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Canadian Copyright: A Citizen's Guide Paperback – Oct 15 2007


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Product Details

  • Paperback: 264 pages
  • Publisher: Between the Lines; Reprint edition (Oct. 15 2007)
  • Language: English
  • ISBN-10: 1897071302
  • ISBN-13: 978-1897071304
  • Product Dimensions: 1.3 x 15.2 x 19.7 cm
  • Shipping Weight: 318 g
  • Average Customer Review: 4.0 out of 5 stars  See all reviews (1 customer review)
  • Amazon Bestsellers Rank: #418,406 in Books (See Top 100 in Books)
  • See Complete Table of Contents

Product Description

Review


PRAISE FOR CANADIAN COPYRIGHT
'This book carefully balances history and tradition with advocacy for reform... The audience for this book should include all Canadians, not just communications nerds, policy wonks, and working artists. Otherwise... we'll get the culture that we deserve rather than the culture that we want.'
- Quill & Quire

'Murray and Trosow guide the reader through such murky waters with clarity, grace and good humour ... should remain valuable for years to come.'
- CAUT Bulletin

'An informative exploration of the various facets of copyright laws ... The book [is highly readable and relevant.'
- Our Times

'Will remain an important text, regardless of changes to the letter of the law... What makes the project of this book entirely laudable is that it imagines Canadian citizenship in a contemporary milieu as something that invariably involves active cultural production as well as consumption.'
- TOPIA, Canadian Journal of Cultural Studies

"Copyright law is too important to leave to the lawyers alone... Highly recommended!'
- David Bollier, author of Brand Name Bullies: The Quest to Own and Control Culture

'Laura Murray and Sam Trosow walk us through the issues that are defining Canada's place in the digital age. Find out where you stand in the battle between U.S. trade lobbyists and kids with an I-Pod.'
- Charlie Angus, MP (Timmins-James Bay), cultural spokesman for the New Democratic Party and former lead singer with the Juno-nominated Grievous Angels

'Canadian Copyright is an indispensable lay person's guide through the practical, legal and philosophical copyright maze...Canadian Copyright is a much needed book. '
- Paul Whitney, City Librarian, Vancouver Public Library, Chair of the Canadian Urban Library Council Copyright Committee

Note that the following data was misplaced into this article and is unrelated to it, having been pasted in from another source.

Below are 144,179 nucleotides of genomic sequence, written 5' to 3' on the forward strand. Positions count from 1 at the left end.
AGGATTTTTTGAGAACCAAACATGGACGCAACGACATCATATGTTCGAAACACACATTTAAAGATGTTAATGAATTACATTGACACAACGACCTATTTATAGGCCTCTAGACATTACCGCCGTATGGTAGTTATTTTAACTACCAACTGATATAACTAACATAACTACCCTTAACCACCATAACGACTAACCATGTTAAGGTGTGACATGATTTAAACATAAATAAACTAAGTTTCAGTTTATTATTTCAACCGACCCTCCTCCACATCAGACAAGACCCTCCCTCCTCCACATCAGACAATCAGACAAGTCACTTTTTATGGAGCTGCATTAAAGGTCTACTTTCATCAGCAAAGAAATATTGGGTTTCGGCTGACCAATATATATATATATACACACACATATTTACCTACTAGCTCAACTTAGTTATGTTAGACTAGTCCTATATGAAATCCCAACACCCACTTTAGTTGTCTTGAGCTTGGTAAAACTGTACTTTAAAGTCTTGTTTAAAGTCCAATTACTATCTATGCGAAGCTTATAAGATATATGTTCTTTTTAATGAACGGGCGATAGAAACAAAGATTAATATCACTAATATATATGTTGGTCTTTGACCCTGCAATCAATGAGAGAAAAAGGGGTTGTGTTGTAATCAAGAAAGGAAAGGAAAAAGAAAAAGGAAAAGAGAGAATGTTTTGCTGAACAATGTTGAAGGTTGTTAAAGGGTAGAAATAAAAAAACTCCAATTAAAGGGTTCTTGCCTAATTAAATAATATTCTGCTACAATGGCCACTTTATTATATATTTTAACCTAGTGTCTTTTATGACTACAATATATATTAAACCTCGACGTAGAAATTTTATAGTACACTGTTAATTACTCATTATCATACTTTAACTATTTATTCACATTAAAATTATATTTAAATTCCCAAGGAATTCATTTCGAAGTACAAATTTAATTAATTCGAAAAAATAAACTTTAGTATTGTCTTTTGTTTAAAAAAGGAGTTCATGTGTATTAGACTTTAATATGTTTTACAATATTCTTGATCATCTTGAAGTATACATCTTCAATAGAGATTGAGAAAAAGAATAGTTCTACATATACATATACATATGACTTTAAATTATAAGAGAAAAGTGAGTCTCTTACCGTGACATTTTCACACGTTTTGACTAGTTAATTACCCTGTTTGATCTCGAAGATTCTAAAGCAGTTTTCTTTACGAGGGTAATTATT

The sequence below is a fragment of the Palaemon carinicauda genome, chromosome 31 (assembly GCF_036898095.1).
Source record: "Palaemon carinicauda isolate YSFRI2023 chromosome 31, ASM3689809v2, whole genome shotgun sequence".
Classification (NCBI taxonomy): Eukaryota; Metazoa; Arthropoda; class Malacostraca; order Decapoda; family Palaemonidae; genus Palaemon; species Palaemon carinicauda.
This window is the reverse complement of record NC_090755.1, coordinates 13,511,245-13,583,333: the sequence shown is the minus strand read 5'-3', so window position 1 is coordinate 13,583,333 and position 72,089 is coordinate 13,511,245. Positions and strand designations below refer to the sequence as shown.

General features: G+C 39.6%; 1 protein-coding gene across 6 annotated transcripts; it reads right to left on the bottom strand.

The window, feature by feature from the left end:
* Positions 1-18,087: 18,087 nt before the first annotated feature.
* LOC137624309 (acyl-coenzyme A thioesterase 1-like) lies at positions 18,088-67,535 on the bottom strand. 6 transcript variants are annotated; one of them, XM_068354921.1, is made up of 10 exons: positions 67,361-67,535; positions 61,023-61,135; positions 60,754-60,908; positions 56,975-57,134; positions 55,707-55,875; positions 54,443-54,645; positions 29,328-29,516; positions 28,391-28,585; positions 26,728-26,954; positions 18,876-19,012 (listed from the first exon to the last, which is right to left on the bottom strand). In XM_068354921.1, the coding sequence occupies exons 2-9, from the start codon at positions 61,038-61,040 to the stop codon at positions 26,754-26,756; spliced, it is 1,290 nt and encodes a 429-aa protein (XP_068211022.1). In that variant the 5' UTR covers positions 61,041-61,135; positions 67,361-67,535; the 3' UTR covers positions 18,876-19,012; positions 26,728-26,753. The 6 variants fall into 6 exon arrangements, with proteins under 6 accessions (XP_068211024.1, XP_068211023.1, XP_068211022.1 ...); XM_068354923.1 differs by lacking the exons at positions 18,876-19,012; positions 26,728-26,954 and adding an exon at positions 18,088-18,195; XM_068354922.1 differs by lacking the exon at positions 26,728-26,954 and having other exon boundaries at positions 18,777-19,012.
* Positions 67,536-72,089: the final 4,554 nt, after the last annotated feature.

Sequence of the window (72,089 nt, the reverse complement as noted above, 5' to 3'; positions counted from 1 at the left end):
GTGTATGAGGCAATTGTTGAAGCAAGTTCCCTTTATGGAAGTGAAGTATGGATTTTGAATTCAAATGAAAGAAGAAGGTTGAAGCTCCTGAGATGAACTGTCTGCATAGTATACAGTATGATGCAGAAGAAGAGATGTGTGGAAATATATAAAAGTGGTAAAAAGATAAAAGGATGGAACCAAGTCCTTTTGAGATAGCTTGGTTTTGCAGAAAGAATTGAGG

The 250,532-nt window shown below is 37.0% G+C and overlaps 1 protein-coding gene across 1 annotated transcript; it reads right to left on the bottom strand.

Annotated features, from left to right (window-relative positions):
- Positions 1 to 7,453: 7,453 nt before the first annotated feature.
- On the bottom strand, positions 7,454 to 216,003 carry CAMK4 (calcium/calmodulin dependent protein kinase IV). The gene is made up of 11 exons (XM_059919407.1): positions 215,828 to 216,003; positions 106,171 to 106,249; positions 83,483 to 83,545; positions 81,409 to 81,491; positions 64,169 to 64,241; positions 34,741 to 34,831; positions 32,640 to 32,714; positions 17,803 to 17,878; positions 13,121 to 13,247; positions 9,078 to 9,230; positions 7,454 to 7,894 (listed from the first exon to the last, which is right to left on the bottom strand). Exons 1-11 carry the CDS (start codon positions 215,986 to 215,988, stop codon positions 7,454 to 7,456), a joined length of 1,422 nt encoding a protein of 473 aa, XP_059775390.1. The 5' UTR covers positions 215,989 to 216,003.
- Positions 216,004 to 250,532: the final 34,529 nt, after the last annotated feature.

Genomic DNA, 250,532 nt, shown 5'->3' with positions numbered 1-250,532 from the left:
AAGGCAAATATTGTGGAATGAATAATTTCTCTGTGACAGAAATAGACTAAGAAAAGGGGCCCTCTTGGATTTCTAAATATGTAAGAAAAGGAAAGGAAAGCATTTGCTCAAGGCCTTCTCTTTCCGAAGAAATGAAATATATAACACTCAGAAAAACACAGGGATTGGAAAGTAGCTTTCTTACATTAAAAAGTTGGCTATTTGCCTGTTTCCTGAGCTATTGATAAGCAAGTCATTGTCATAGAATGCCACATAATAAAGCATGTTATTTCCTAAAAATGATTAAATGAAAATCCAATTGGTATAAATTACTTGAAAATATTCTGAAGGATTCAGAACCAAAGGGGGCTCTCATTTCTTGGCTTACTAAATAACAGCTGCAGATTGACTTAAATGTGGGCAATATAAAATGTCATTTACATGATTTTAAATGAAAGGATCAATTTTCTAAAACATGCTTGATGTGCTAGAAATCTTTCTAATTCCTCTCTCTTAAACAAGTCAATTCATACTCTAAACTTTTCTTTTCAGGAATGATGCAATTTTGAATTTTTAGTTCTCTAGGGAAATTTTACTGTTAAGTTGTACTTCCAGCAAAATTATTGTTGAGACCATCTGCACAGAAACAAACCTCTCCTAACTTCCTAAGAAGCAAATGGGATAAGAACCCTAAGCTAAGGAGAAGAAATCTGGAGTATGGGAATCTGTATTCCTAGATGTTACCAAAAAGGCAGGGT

'Canadian Copyright should be in every art and design student's backpack. It elegantly clarifies the law, its nuances and applications, while opening up opportunities for discussion of copyleft, appropriation and fair use. With sections on music, film and video, visual arts, craft and design, websites and digital rights, and current case examples, it is ideal as a text for use in Professional Practice courses. It is also fascinating, well constructed, and very readable.'
- Johanna Householder, Professor, Faculty of Art, Ontario College of Art and Design

'Students in my courses often don't really know, or seem to care, about copyright - until we actually start discussing it. After that, the questions never end, as they realize the extent to which this issue permeates literally every aspect of our lives as citizens, consumers and media producers. Thanks to Murray & Trosow, we finally have a highly accessible guide to Canadian copyright that provides well-researched, and often fascinating, answers to many of these questions'
- Matt Soar, Assistant Professor of Communication Studies, Concordia University

"It is time to reform Canada's copyright law, and Canadian Copyright: A Citizen's Guide reveals the path that this reform should take."
- Papers of the Bibliographical Society of Canada

About the Author

Laura J. Murray is an Associate Professor in the English Department of Queen's University in Kingston, Ont., and creator of the website www.faircopyright.ca

Samuel E. Trosow is an Associate Professor at the University of Western Ontario in London; he is jointly appointed in the faculties of Law and Information and Media Studies.

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9 of 10 people found the following review helpful By theviennacafe on Dec 30 2007
"When did copyright law become sexy?" asked the Globe and Mail's Ivor Tossel in a piece headlined How did copyright become cool?

Tossel was reporting on a stunning about face by Canada's industry minister, Jim Prentice, when he backed down from tabling new copyright legislation "that could have completely changed the relationship between Canadians and their digital media."

Most Canadians give the issue of copyright very little thought although it is an issue that touches every one of us and most of the time we are completely oblivious to how deep it reaches.

For instance, almost all of us are copyright holders. Vacation pictures, grocery lists, doodles, and that great essay you wrote in grade ten, are all covered by copyright law. It is not even incumbent upon a person to do anything but take the picture, make the list, scratch the scribble, or write the paper to have created a work covered by copyright.

We are also all users of copyright. From software, to movies, books, magazines, music, sewing patterns, library books, school handouts, and hockey games on television - we all consume information created by someone else for which there apply not just a copyright but potentially layers of copyright.

The reason most Canadians know so little about a subject that means so much to them is possibly because they perceive the issue as incomprehensibly complicated. And for anyone who has ever read a software EULA (End User License Agreement), it is a reasonable perception.
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